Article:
Get started with property graphs in Oracle Database 23c Free – Developer Release

April 10, 2023 | 11 minute read
Jayant Sharma
Sr. Director, Product Mgmt
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Oracle Database 23c Free – Developer Release is a new, free offering of the industry-leading Oracle Database that enterprises worldwide rely on every day. Among its new features is support for creating and querying property graphs in SQL using constructs, such as GRAPH_TABLE and MATCH, defined in SQL:2023. These enable you to write simple SQL queries to follow connections in data.

In this blog, we will use the VirtualBox VM and a demo dataset to create a property on two existing tables and then query them using the GRAPH_TABLE and MATCH clause constructs.

Prerequisites

•    Download and set up the VirtualBox VM with Oracle Database 23c Free – Developer Release.
•    Download the Bank Graph Dataset contents into a local directory, e.g. downloads/bankgraphdataset.
•    Start the VM.

The scenario

The sample data consists of two CSV files containing synthetic bank accounts and money transfers. The goal is to determine if there are any circular payment chains. That is, a chain of money transfers that start and end at the same account after going through 3, 4, or 5 intermediate accounts.

The steps

•    Create a user, grant necessary roles and privileges
•    Load the CSV files into the database
•    Create a property graph as a view on these tables
•    Query the property graph

Create the user GRAPHUSER

Connect to the database as SYS, once the VM has started and the database is up, and create a new user named GRAPHUSERwith the necessary quota and grants.
We’ll use SQLcl and connect to the PDB named FREEPDB1.

sql sys@localhost:1521/freepdb1 as sysdba

Enter the password when prompted. See the Readme file in the VM for the initial password which hopefully you have changed!

create user graphuser identified by <supply-a-password> quota unlimited on users ;
grant connect, resource to graphuser ;

Connect as GRAPHUSER and load the data

conn graphuser@localhost:1521/freepdb1

Enter the password when prompted.

Enter the LOAD command to load the data from a CSV file after creating the table.

load bank_accounts bankgraphdataset/bank_accounts.csv new ;

LOAD command to load data

Repeat for the money transfers.

load bank_transfers bankgraphdataset/bank_transfers.csv new ;

LOAD command to load more data

Create a property graph named BANK_GRAPH

The BANK_TRANSFERS table has columns named TXN_ID, SRC_ACCT_ID, DST_ACCT_ID, and AMOUNT.  Each row represents a money transfer from the SRC_ACCT_ID to the DST_ACCT_ID. So this table represents the connections between two accounts and hence becomes an edge in the property graph. The TXN_ID value identifies an edge and the AMOUNT, and optionally the SRC_ACCT_ID and DST_ACCT_ID, become properties of the edge.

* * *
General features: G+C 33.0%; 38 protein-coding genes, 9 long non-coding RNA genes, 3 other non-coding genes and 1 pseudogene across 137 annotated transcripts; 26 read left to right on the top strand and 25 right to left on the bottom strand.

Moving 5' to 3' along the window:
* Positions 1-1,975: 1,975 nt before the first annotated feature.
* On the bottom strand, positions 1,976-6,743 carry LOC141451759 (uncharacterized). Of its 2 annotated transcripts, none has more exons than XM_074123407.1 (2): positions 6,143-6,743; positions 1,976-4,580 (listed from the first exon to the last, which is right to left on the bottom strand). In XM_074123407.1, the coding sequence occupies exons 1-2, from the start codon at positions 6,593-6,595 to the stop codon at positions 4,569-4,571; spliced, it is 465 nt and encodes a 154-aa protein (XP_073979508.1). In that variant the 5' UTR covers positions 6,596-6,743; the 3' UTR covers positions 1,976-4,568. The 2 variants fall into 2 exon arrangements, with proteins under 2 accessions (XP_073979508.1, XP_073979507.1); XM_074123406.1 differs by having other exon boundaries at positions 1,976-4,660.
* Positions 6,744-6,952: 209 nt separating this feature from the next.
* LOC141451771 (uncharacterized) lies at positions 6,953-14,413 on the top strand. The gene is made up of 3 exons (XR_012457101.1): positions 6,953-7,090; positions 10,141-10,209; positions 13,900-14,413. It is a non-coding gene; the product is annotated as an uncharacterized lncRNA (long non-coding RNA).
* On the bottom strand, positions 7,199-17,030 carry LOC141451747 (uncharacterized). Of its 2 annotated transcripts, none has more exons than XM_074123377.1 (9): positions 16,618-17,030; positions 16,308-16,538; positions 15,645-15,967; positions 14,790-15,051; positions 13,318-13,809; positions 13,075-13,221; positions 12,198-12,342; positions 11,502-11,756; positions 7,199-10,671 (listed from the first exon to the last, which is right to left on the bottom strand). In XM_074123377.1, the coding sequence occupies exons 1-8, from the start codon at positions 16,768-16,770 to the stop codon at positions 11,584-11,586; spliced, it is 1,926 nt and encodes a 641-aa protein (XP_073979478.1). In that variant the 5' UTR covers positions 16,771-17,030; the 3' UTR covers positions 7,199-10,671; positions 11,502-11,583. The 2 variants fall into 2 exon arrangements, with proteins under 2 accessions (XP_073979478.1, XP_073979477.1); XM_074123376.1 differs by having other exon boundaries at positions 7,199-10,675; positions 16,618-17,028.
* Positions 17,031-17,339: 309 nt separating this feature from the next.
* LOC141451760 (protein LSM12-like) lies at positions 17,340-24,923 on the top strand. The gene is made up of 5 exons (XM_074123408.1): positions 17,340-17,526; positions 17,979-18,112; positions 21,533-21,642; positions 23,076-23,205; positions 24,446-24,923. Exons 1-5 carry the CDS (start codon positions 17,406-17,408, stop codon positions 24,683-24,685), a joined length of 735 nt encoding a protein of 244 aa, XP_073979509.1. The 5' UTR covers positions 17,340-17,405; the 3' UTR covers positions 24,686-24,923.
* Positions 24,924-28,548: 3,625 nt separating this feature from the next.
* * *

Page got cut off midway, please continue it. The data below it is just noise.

An edge connects vertices. In this instance the BANK_ACCOUNTS table represents those vertices. The ID column identifies a vertex while the NAME and BALANCE columns become its properties.

So in property graph term, BANK_ACCOUNTS is a vertex table and BANK_TRANSFERS is an edge table.

Now let’s create the property graph. Enter and execute the following statement in SQLcl while connected as GRAPHUSER.

CREATE PROPERTY GRAPH BANK_GRAPH
    VERTEX TABLES (
        BANK_ACCOUNTS
        KEY (ID)
        PROPERTIES (ID, Name, Balance)
    )
    EDGE TABLES (
        BANK_TRANSFERS
        KEY (TXN_ID)
        SOURCE KEY (src_acct_id) REFERENCES BANK_ACCOUNTS(ID)
        DESTINATION KEY (dst_acct_id) REFERENCES BANK_ACCOUNTS(ID)
        PROPERTIES (src_acct_id, dst_acct_id, amount)
    );

See the section on “SQL DDL Statements for Property Graphs” in the Graph Developer’s Guide for Property Graph for more details.

Next, we’ll query the BANK_GRAPH to look for circular payment chains.

First, here’s a very brief introduction to the GRAPH_TABLE and MATCH clause constructs.

Querying property graphs

GRAPH_TABLE is an operator that enables you to query the property graph by specifying a graph pattern to look for and then returning the results as a set of columns, i.e. a normal SQL table.

The MATCH clause lets you specify the graph patterns. The following example,

(src) – [e] -> (dst)

consists of two vertex patterns and one edge pattern. The () indicates a vertex, [] an edge and the arrow -> specifies the edge’s direction.

See the section on “SQL GRAPH_TABLE Queries” in the Graph Developer’s Guide for Property Graph for more details.

Now let’s query the BANK_GRAPH.
First, we look for the top 10 accounts by the number of incoming transfers. Then, the top 10 accounts that are at the center of 2-hop transfers.

REM Find the top 10 accounts by incoming transfers
SELECT acct_id, COUNT(1) AS Num_Transfers
    FROM graph_table ( BANK_GRAPH
        MATCH (src) - [IS BANK_TRANSFERS] -> (dst)
        COLUMNS ( dst.id AS acct_id )